The Kremlin has vowed to respond to the sanctions, the first major move against Russia from the Biden administration.
United States President Joe Biden has said Russian President Vladimir Putin is “going to pay” following a US intelligence report that linked Moscow to an influence campaign that sought to swing the 2020 United States election for former President Donald Trump.
The report, which was published by the Office of the Director of National Intelligence on Tuesday, concluded that Moscow sought to “push influence narratives” that included misleading or unsubstantiated claims against Biden “to US media organisations, US officials, and prominent US individuals, including some close to former President Trump and his administration”.
It also concluded that Putin was “aware and probably directed” the campaign to undermine Biden and boost Trump. US intelligence had previously concluded that Russian agents had sought to meddle in the 2016 election through a hacking and influence campaign.
In an excerpt of an interview with ABC News released on Wednesday, Biden said he had warned Putin there would be repercussions to any confirmed meddling.
“He will pay a price,” Biden told interviewer George Stephanopoulos. “We had a long talk, he and I, when we – I know him relatively well. And the conversation started off, I said, ‘I know you and you know me. If I establish this occurred, then be prepared.'”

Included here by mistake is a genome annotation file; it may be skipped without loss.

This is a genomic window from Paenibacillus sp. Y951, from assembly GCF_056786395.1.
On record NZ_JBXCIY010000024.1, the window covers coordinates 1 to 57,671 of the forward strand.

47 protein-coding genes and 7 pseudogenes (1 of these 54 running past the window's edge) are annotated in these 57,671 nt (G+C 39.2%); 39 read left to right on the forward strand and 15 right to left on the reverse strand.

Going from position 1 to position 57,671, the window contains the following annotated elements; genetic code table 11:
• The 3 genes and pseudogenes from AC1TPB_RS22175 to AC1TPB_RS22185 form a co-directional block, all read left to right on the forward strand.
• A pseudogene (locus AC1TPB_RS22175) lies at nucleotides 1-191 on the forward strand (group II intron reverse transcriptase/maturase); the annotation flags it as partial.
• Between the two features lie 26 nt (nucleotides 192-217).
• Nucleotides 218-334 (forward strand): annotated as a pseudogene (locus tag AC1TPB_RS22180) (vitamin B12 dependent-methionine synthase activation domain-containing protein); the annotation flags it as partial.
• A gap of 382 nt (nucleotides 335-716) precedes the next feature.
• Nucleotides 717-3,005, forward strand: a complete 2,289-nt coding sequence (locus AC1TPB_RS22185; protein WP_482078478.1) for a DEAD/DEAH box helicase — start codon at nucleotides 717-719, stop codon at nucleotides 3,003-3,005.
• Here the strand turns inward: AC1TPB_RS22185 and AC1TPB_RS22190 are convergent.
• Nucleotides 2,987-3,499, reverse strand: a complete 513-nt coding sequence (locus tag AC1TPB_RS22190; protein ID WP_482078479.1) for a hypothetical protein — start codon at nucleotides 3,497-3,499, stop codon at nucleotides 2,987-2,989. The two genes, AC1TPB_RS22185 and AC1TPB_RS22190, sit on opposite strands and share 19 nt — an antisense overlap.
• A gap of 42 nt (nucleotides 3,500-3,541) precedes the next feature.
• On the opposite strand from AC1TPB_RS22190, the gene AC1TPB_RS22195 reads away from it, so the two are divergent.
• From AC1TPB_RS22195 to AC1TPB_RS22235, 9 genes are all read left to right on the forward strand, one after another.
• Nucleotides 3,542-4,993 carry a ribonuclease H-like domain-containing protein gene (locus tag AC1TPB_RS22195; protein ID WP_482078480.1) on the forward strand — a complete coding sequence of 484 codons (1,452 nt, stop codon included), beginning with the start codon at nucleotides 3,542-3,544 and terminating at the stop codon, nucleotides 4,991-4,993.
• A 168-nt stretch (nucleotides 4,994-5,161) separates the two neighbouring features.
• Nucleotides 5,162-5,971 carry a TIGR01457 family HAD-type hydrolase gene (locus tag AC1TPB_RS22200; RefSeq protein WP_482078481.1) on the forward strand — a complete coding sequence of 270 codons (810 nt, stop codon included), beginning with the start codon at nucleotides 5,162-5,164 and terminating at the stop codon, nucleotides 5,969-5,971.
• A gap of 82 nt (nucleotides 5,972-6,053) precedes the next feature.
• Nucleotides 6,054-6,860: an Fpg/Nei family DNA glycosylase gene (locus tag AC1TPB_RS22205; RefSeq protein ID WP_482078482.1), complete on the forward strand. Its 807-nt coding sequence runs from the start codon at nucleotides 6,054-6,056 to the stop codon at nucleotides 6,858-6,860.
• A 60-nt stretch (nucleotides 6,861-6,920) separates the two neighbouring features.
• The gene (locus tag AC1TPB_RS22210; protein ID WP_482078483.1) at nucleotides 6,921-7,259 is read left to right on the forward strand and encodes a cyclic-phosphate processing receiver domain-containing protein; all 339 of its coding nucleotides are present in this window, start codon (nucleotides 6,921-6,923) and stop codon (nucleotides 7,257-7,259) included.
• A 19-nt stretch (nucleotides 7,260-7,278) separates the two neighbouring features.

Biden was also asked if he thought Putin was a “killer”.
“I do,” he responded.
Biden did not elaborate on what repercussions Putin would face in light of the election meddling report, although Washington is expected to impose further sanctions on Moscow, reportedly as early as next week.
The US has already imposed sanctions on four senior Russian officials earlier this month over Moscow’s poisoning and imprisonment of opposition politician Alexey Navalny, in what Moscow has cast as an unacceptable intervention in its domestic affairs.
On Wednesday, the US commerce department said it was also tightening sanctions on some exports to Russia in response to the March 2018 poisoning of former Russian military intelligence officer Sergei Skripal and his daughter in Salisbury, England with a military-grade nerve agent.
Moscow has denied involvement in both attacks.
On Wednesday, the Kremlin said the US intelligence report on Russian election meddling has “absolutely no foundation and evidence” and warned that further sanctions would harm US-Russia relations.
Russia’s ambassador in the US will depart Washington on Saturday for urgent consultations in Moscow, the embassy said on Thursday, warning that bilateral ties were on the brink of “collapse”.
“On March 20, Ambassador of Russia to the United States Anatoly Antonov is leaving for Moscow for consultations,” the embassy said in a statement.
Antonov planned to discuss “ways to rectify Russia-US ties, which are in crisis,” it said.
It added that “certain ill-considered statements of high-ranking US officials have put the already excessively confrontational relations under the threat of collapse”.